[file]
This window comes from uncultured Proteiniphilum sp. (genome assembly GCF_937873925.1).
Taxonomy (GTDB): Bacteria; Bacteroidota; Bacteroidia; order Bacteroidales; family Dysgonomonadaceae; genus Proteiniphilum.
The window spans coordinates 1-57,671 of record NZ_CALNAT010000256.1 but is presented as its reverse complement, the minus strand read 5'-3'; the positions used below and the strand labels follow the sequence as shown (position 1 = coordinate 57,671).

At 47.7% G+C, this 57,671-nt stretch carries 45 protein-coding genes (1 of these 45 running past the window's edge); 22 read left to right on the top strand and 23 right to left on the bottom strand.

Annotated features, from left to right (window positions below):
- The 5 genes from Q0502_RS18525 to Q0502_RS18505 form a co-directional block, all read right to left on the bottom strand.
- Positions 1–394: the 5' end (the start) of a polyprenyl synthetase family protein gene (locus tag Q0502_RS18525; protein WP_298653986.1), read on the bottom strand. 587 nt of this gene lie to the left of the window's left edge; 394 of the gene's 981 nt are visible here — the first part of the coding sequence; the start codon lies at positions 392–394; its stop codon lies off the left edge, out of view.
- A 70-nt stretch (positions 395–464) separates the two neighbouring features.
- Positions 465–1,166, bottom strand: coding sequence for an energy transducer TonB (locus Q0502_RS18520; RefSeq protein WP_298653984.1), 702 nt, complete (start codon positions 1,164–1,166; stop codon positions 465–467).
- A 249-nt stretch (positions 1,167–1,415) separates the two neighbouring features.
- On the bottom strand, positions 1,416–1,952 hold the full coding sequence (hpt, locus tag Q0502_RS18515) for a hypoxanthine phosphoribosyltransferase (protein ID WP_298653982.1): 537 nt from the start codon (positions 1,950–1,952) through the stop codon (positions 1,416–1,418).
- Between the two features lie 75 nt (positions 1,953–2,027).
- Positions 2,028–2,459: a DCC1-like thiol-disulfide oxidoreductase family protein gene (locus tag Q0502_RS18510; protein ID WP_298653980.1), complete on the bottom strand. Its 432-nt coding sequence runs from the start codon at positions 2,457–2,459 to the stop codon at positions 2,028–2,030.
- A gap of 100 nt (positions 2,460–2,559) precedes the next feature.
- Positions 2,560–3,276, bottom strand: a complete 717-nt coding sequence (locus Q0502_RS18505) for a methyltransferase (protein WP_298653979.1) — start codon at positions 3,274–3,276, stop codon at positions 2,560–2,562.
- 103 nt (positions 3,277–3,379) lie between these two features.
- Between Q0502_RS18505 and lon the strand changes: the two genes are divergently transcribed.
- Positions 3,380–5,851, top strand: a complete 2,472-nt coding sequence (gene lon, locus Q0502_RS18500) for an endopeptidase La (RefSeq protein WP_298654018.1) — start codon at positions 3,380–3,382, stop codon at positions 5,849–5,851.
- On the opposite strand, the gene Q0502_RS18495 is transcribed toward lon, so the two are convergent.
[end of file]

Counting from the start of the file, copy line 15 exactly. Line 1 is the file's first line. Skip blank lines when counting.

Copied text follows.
- Positions 2,560–3,276, bottom strand: a complete 717-nt coding sequence (locus Q0502_RS18505) for a methyltransferase (protein WP_298653979.1) — start codon at positions 3,274–3,276, stop codon at positions 2,560–2,562.